Tuesday, December 11, 2007

Dad and I

My Dad and I rarely spoke to each other especially after Christmas eve 1968, and he wasn't much of a talker to the rest of the family, only to his personal friends we hardly knew, but as told to me by my Mom my Dad and I had similar lives for a short period in our youth that defined the rest of our life. Except for the times and places, he and I were the same.

When Ace, my Dad, the nicknamed he got somewhere in his youth - short for Alva Clyde, not a name you want to be known by - graduated from high school in Valley Falls, Kansas, a small town about an hour drive northwest of Kansas City, he worked in his Dad's store, the only general store in town, until he went to the University of Kansas. It was 1939. We all know the history that was about to be bestowed on this country.

After his first year he returned home to work in the store and start his sophomore year, or so he thought. You see Ace was the third child of three and the second son, Kermit his older brother. My Dad's father came to the United States from England about 1908, moved to Valley Falls, set up his business, built a house a few blocks away, married Elfreda Anna after she immigrated in 1910, and spent the rest of his years raising a family.

I never knew what Ace's relationship with his fatrher was, but from what I've been told it was a mixed one as his Dad apparently favored Kermit and his older sister. Kermit got four years of college and went on to a properous insurance business in Kansas City never venturing far from the family home. I don't know about the sister except she married young and left for Colorado. My Dad and his father had a falling out about colllege.

He never spoke about it, but from tales from friends and relatives, he apparently didn't use college so much for learning as for enjoying life and the world away from home. And I gathered that his Dad didn't offer to put him through another year of a life away from home, so he stayed working in the store, and in the spring of 1940 Ace enlisted in the Army.

All I know is that my Dad's father "invited" him to leave to make a life for himself, just not there sometime while at home. He did just that serving 23-plus years in the Army and Air Force, eventually settling in Denver, Colorado when he retired, to work for the US Bureau of Land Management. He retired a second time in 1984 after 43-plus years with the federal government.

My Dad was a very private man. While he was generous with friends, as Mom would later know after his death to find a drawer stuffed full of iou's to him for money he had loaned to friends over 50 years behind her back, he was barely generous with us kids. Only later did I learn it was about the same his Dad treated his kids. A solid middle class upbringing and nothing too much or too fancy except for the special occasion.

What bothered me the most throughout the life I knew him after leaving home, was that he never spoke of his past. Never about growing up in rural Kansas, never about his service in World War II (non-combat), his military career (much in secret commands), or his retirement. He never wrote about it either, despite all of our attempts to get him to talk. He never did, and took all his experiences to his grave. Lost forever.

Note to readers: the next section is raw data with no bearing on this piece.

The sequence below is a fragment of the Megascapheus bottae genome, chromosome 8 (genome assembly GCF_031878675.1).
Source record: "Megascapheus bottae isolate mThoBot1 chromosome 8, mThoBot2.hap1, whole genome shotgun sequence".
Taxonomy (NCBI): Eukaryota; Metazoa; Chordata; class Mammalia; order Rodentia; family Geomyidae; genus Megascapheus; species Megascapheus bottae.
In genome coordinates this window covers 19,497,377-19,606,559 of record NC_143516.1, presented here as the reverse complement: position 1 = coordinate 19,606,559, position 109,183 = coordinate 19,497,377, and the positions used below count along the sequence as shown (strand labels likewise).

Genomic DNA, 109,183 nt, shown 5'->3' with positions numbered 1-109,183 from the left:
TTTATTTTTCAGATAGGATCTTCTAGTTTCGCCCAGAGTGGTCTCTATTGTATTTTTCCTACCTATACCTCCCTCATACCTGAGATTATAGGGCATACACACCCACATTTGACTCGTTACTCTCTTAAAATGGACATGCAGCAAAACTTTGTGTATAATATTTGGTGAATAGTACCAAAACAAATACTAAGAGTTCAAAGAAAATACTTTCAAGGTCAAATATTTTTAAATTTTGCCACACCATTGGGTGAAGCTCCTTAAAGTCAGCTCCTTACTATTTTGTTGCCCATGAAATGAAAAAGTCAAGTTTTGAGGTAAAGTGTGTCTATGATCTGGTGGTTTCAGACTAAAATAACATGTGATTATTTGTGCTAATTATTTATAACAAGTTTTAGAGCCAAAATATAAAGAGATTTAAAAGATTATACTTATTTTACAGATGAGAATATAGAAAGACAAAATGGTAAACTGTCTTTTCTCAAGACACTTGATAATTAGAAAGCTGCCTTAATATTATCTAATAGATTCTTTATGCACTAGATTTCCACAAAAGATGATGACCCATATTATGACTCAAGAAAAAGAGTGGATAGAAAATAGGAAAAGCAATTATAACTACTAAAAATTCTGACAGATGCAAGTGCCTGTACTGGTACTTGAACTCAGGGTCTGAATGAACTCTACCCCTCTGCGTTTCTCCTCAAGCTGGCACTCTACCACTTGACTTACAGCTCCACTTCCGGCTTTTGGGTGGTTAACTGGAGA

When I graduated from high school in 1967 I had plans to work but the draft made it clear I had to go to college too. I wanted to go a Colorado school out of the Denver area but Dad decided I should attend the same university my brother graduated from and become a mechnical engineer. My brother was the favored son, as with Kermit, got his full college paid. I, on the other hand, had to pay a third of my tuition and all my books.

After the first year, where I barely passed, I was put on academic probation. After the first quarter of my sophomore year I was released from the College of Engineering, and as explained in the Christmas eve story, my Dad said to me, "Son, I want you to have a life, just don't have it here."

Less than 3 months later I enlisted in the Air Force and left home, rarely returning, and rarely speaking to my Dad. We had another falling out when during my enlistment and facing a disciplinary hearing my Dad criticized me for not be a good soldier. I hated the military and the Vietnam War, but I loved my country to serve. I never forgave him for his words then as he never apologized for them.

Nearly twenty years later after my brother suddenly died of a heart attack, my Dad didn't even talk to me whole the time in Kansas City for the week of the funeral and cremation ceremonies. My Mom had to speak for him. He had lost his, in his mind, the only son who mattered to him. In the years in between my brother's death and his death 3 years later, we rarely spoke. He had lost his sons and was wrestling with his own demons.

He died shortly after his 75th birthday. My Mom's only advice a few years later was, "You and Dad are so alike it's scary, but please, for the rest of your life, don't be your father." The best advice I ever heard from my parents and am still living it.

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